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Poorly Poisson: environmentally friendly cleaning products


There’s a noxious smell drifting down the stairs. I go investigate and find the other half standing in front of the toilet bowl composing trickle music. ‘Gross!’ I shout. ‘Shut the DOOR!’ and stomp downstairs again muttering ‘drink more water’ and ‘toxic waste’.

Later, he of the venomous bladder claims it was vinegar: not oppressing the household with public peeing but testing a green cleaning method he’s found on the web: half a bottle of vinegar, down the loo, left overnight and hey presto, with a scrub of a brush, all that vile yellow scale should miraculously disappear.

Like watching David Copperfield, I’m sceptical.

Come morning though, the u bend is dazzling and there follows a burst of further cleaning adventures by the newly titled greenman: ground egg shells mixed with baking soda for scrubbing pans; essential oil in water for air freshener; lemon juice instead of laundry bleach; and a plunger...

In the Seventies, we had a plunger under the sink, covered in dust and housing a spider. Its brick-red rubber mouth was Dad’s sure-fire method of unblocking pipes. Never did we go to the shop and buy an ominous-looking bottle of super-fast sink-unblocker adorned with more death’s heads than a Goth’s bedroom. And if the plunger failed? Dad simply unscrewed the trap and gave it a rinse. No plumbers, no poison, no poorly poisson.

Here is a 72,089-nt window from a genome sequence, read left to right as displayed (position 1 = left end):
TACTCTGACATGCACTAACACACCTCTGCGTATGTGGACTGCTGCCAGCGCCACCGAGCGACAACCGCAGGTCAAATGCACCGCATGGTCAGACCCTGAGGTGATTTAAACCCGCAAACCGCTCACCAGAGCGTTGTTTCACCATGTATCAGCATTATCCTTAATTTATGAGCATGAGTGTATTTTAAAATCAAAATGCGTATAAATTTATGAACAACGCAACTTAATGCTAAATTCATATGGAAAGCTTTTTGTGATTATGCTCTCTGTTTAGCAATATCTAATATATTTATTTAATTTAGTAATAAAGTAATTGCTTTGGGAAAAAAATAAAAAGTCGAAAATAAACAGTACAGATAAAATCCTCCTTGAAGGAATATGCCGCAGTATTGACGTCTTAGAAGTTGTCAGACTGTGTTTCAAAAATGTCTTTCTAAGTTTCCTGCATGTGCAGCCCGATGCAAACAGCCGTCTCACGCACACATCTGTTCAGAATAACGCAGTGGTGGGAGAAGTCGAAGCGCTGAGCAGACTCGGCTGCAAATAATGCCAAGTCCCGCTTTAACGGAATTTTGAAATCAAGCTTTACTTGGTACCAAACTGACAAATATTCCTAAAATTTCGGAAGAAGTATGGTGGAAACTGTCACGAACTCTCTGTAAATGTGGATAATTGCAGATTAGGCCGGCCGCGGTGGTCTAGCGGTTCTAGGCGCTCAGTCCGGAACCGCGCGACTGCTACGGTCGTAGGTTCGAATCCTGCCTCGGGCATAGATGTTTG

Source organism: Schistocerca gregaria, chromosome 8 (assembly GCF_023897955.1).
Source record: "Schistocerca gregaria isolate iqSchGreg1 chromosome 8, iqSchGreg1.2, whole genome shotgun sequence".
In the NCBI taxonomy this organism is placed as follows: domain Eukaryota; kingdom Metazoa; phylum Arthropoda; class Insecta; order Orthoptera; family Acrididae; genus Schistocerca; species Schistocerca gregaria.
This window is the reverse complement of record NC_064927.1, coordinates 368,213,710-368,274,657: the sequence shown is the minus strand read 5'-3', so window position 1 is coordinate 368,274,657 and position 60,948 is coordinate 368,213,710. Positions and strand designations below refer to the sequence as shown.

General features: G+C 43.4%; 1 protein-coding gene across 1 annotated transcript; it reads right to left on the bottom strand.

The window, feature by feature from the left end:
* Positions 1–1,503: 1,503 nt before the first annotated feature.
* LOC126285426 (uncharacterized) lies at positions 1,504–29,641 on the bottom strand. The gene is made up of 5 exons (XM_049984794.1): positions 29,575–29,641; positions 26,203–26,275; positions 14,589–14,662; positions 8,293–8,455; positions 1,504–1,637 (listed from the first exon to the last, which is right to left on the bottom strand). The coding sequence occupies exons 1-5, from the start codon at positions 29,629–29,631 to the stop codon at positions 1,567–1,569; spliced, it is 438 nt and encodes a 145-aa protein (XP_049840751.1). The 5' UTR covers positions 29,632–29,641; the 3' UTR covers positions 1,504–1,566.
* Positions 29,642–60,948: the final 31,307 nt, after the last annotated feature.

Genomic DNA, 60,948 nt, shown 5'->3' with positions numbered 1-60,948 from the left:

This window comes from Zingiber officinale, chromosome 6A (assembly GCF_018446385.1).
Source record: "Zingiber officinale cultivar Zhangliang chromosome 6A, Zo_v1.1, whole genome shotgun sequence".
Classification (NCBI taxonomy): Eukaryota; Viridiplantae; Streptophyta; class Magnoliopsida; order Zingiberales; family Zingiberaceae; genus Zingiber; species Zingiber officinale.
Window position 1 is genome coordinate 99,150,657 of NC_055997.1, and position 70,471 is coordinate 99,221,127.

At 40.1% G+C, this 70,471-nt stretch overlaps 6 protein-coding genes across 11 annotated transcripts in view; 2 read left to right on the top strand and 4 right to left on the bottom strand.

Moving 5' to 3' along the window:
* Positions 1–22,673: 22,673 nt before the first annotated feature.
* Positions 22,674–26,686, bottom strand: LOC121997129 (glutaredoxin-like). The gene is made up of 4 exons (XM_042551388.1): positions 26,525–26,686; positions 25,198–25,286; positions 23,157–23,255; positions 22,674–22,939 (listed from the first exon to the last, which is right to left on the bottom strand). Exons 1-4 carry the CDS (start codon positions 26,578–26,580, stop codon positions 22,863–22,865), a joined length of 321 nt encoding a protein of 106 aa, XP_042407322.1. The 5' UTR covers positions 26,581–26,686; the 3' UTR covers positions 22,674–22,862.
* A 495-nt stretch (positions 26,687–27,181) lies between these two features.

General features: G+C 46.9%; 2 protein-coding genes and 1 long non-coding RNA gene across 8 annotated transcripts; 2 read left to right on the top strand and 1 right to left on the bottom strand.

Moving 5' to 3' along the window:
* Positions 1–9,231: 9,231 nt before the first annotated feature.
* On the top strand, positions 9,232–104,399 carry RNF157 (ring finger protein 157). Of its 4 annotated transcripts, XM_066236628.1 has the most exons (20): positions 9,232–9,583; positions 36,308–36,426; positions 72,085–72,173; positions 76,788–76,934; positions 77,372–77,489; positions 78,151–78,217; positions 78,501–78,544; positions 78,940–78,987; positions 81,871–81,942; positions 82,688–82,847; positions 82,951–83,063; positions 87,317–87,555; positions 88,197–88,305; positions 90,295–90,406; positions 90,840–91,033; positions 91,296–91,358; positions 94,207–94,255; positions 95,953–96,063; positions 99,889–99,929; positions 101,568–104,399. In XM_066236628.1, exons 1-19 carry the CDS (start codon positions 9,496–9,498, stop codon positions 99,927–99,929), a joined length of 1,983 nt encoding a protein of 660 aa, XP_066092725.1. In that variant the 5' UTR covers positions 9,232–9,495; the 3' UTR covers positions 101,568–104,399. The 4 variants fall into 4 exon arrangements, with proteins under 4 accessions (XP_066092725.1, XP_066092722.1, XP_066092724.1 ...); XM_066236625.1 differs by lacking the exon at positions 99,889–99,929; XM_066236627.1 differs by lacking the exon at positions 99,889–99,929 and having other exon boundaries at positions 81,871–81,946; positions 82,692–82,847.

Fast forward forty years and the method du jour is to squirt nose-stripping toxin down the waste pipes - no one wants to get their hands dirty. But we are getting our hands dirty aren't we? What we put down the sink ends up in the rivers. Household cleaners compromise aquatic life.

Elbow grease is biodegradable, though, and so is vinegar. The only thing our fishy friends have to fear from a bottle of your chip shop’s best is when it’s accompanied by chips.

Next post: Edge of the Lettuce: How Much Food Are We Wasting?

                                 

Emma is a columnist and feature writer for Liberti Magazine.

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